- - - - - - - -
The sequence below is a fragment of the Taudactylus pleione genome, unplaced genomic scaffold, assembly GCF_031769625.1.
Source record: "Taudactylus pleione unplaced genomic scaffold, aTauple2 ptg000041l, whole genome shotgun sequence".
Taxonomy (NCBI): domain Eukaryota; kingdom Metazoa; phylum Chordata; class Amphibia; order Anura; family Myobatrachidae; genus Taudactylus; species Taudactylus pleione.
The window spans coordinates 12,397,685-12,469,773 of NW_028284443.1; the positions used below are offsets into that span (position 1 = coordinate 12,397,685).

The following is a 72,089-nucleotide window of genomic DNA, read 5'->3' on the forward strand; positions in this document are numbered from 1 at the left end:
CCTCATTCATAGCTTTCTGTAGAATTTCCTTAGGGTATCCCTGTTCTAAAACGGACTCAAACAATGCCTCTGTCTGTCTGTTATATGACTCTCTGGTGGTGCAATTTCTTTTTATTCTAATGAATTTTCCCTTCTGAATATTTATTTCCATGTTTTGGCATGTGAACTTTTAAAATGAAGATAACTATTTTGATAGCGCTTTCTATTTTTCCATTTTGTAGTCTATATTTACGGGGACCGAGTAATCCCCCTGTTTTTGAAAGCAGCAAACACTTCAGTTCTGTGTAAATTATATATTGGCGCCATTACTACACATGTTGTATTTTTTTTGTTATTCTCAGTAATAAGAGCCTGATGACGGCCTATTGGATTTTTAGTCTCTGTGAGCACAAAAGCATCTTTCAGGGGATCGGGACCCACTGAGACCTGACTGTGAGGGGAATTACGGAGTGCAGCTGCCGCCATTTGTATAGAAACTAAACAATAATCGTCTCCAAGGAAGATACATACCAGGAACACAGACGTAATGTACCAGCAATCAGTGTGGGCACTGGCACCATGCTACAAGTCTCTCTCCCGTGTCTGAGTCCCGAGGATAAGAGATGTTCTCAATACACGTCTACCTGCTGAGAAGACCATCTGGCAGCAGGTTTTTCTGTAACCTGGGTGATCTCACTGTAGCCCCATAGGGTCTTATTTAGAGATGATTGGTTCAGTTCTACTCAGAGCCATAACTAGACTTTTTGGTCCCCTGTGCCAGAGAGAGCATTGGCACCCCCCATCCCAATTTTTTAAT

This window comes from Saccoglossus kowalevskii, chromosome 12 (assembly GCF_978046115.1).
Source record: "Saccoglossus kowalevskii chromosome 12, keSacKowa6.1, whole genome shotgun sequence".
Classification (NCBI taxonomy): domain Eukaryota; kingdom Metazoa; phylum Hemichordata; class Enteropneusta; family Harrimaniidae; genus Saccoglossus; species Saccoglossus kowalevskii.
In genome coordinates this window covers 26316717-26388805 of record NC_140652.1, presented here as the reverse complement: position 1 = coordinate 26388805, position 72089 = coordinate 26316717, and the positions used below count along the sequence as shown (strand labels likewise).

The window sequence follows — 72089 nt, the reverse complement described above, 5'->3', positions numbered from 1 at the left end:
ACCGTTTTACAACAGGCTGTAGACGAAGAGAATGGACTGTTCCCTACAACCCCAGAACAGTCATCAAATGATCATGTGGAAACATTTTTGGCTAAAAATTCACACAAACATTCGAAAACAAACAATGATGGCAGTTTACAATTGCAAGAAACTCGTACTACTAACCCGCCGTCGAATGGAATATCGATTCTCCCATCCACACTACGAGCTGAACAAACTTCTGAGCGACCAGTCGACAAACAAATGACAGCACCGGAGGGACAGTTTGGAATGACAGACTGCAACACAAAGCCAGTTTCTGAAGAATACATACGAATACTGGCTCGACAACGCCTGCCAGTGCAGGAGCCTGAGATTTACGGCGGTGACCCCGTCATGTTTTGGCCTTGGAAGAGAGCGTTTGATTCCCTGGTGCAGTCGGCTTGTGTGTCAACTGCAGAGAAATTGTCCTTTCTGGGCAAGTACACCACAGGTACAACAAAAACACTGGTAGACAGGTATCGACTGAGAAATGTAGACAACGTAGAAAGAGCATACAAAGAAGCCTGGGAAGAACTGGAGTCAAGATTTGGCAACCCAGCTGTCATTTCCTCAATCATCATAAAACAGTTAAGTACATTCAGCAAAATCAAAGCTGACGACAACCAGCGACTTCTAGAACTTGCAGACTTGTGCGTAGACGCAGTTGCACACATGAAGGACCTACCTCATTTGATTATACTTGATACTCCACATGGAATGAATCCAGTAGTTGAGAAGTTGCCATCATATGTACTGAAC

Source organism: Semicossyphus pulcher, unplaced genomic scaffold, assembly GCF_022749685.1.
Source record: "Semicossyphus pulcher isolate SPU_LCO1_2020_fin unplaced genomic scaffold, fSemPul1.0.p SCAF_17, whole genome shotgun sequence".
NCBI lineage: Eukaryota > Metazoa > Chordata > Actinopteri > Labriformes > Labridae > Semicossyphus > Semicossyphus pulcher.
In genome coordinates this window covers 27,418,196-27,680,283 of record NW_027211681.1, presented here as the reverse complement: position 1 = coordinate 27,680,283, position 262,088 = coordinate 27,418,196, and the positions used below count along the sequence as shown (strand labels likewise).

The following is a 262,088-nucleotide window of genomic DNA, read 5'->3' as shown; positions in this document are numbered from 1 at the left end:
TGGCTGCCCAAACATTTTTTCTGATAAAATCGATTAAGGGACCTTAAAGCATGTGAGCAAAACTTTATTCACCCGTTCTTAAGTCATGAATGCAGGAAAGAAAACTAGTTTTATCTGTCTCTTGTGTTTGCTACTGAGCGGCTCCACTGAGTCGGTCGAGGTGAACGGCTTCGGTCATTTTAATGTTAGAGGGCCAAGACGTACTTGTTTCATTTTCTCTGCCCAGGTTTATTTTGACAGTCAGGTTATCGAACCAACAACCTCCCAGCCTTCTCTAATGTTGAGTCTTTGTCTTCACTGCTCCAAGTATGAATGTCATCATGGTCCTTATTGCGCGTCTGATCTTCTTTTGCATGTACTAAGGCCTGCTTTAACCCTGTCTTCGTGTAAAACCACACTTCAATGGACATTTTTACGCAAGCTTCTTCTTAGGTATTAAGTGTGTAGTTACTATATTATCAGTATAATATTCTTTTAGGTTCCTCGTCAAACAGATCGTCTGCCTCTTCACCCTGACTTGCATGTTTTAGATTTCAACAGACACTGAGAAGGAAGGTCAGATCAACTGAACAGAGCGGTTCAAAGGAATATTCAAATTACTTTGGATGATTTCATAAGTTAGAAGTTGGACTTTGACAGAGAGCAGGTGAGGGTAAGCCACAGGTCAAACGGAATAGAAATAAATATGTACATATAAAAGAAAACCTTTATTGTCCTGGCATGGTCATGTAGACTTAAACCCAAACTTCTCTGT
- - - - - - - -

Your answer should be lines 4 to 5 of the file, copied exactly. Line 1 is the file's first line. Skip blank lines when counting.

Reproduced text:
The window spans coordinates 12,397,685-12,469,773 of NW_028284443.1; the positions used below are offsets into that span (position 1 = coordinate 12,397,685).

The following is a 72,089-nucleotide window of genomic DNA, read 5'->3' on the forward strand; positions in this document are numbered from 1 at the left end: